In the instant case, the carrier unilaterally instituted an important change in the agreement in force by refusing to use a fireman on the newly created '84 inch Hot Strip Mill run.' It is not necessary for a party to seek a new agreement for there to be a major dispute. It is sufficient for there to be a unilateral change in the prior agreement which, as here, has the effect of creating a new agreement.
The carrier here has argued that it is only acting in accord with the existing agreements. In this regard, it is important to note that the carrier agrees that the decisions in Bhd. of R. R. Trainmen v. Akron & B.B.R. Co., 385 F.2d 581 (D.C.Cir. 1967), cert. denied, 390 U.S. 923, 88 S.Ct. 851, 19 L.Ed.2d 983 (1968), are res judicata between these parties. The Supplemental Opinion of the Court of Appeals in that case, 385 F.2d at 607, shows that the carrier's unilateral action was in violation of the Railway Labor Act and is not based on any existing agreement. In that opinion, it was held, 385 F.2d at 611-612:
The National Diesel Agreement was not set aside by the Board. As already noted, the opening section of the Award provided that agreements in force continued in effect except as they were modified by the Award. The Award provided a procedure for modifications during the two-year life of the Award. We recognize that it may be turning back the clock to an era that two presidential boards and the Neutral Members of Board 282 have agreed is technologically outdated, but taking into account the structure of Award 282 as issued, we see no alternative to holding that any new runs created after Award 282 are subject to the National Diesel Agreement, and its reguirement of a fireman on each engine crew.
Moreover, the National Diesel Agreement is in effect even though the only reason why a change in its work rule was not made under the Award during its life time was the fact that the change was blocked by a state's full crew law. The Supreme Court has expressly held that while such state law was in effect the Board had no capacity to make a change contrary to its provisions. See Brotherhood of Locomotive Engineers v. Chicago, Rock I. & Pac. R.R., 382 U.S. 423, 86 S.Ct. 594, 15 L.Ed.2d 501 (1966). The opening sections of the Award dealing with the use of firemen and with crew consists provided for the continuation of work rules, however established, unless changed pursuant to the Award. The repeal of a full crew law subsequent to the expiration of Award 282 came after expiration of the Board's authority under the temporary statute and after expiration of the power of a carrier to invoke the procedures of the Award.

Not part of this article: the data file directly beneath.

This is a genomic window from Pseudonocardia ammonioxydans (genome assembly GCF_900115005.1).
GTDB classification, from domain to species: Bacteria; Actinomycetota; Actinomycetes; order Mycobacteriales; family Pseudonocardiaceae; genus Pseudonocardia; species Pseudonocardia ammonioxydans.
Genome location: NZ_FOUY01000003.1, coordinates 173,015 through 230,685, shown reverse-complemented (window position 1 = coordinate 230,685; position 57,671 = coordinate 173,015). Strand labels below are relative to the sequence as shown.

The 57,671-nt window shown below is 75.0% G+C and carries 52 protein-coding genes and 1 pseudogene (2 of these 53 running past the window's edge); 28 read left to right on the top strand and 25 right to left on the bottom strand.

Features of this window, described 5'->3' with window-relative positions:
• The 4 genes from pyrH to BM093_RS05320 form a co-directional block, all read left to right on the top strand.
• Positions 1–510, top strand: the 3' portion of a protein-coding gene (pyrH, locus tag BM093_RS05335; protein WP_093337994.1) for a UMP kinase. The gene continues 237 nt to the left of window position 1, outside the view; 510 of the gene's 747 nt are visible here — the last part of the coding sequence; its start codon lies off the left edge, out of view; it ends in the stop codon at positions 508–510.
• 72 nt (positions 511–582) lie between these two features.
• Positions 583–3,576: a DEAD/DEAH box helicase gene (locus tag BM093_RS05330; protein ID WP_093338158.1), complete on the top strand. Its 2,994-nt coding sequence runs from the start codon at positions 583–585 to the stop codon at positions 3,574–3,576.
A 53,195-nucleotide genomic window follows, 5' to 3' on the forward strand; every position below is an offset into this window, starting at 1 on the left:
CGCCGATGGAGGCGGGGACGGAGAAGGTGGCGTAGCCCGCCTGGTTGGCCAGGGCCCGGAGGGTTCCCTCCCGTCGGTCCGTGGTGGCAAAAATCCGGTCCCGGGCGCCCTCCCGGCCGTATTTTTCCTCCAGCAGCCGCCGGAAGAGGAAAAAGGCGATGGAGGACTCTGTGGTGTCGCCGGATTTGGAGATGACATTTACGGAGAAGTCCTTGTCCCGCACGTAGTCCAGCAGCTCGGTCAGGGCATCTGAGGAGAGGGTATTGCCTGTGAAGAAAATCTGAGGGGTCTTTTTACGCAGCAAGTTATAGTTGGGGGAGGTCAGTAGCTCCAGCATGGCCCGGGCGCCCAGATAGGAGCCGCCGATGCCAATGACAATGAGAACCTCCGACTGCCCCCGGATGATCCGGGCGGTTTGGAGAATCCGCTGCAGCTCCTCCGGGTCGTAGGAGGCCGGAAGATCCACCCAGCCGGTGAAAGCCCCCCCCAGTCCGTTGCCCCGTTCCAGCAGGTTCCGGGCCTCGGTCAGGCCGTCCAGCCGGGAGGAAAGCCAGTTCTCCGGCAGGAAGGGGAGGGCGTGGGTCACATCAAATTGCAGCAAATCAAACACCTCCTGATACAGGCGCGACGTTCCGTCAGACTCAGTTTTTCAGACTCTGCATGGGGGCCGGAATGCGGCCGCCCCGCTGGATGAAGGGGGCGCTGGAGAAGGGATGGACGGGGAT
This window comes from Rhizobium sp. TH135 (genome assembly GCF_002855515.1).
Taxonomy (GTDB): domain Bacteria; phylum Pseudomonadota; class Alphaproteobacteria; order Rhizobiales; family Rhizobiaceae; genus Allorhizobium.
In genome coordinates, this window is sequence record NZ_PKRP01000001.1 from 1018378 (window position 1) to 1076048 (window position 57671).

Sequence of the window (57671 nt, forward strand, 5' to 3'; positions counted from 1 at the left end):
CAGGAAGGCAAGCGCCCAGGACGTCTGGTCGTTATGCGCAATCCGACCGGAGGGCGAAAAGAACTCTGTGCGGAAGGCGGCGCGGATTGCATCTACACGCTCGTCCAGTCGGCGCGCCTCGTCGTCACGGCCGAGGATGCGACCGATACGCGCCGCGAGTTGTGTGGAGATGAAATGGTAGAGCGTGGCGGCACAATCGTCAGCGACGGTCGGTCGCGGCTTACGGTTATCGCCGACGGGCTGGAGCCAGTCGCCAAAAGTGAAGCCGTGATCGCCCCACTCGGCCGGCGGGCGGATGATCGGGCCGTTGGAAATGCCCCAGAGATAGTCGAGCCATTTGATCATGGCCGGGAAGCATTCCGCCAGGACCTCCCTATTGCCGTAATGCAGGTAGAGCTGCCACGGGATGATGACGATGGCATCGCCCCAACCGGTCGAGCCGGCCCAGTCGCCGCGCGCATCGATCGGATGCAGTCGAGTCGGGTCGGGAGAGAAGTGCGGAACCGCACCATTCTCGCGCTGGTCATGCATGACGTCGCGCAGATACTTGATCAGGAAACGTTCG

The carriers argue in effect that the Award at least authorized the carriers to blank firemen positions during the lifetime of the Award, with this personnel action remaining in a state of suspended animation until its vitalization upon repeal of the full crew law. The Court noted in Rock Island, supra, 382 U.S. at 433, 86 S.Ct. at 599: Congress wanted to do as little as possible in solving the dispute which was before it, and we note that this dispute was not over the size of crews in States which had full-crew laws. The Board authorized the carriers to list jobs for blanking, and thus provide a classification 'when and if such full crew laws are amended or repealed.' Answer of May 17, 1964, to Carriers' Question No. 5 under Section II-- Part B(1) and B(2). But this conditional blanking was only available as an advance procedure made fruitful if the necessary condition materialized during the 2-year lifetime of the Award. See Opinion of Neutral Members, quoted supra, 41 Lab.Arb. at 681. The Board's energy was not limited to 'the dispute which was before it (Congress)' at the passage of the law, but also extended to firemen manning disputes arising during the critical 2-year period. But the Board's order and interpretations cannot be stretched beyond the Congressional frame of reference to resolve academic differences or disputes that were neither in being at the time nor projected as arising during the 2-year period.
As it is conceded that the carrier's attack on Indiana's Full Crew Law (Burns' Ind. Stat.Ann. 55-1330 and 55-1331) failed and the law was not repealed during the life of Award 282, then the 1950 National Diesel Agreement was and is in effect between these parties. This is due to the fact that the condition precedent for a change in that Agreement by Award 282, i.e., the repeal of the Full Crew Law, never came to pass.
The carrier tries to quibble with the phrase 'new runs' as used in the above-quoted portion of the Akron decision. The carrier would confuse this Court and have it believe that the word 'run' is a word of art in the railroad industry. Firstly, it must be remembered that the word appears in an opinion of a Court of Appeals and not in a railroad agreement. Thus, the NRAB has no special competence to define its meaning.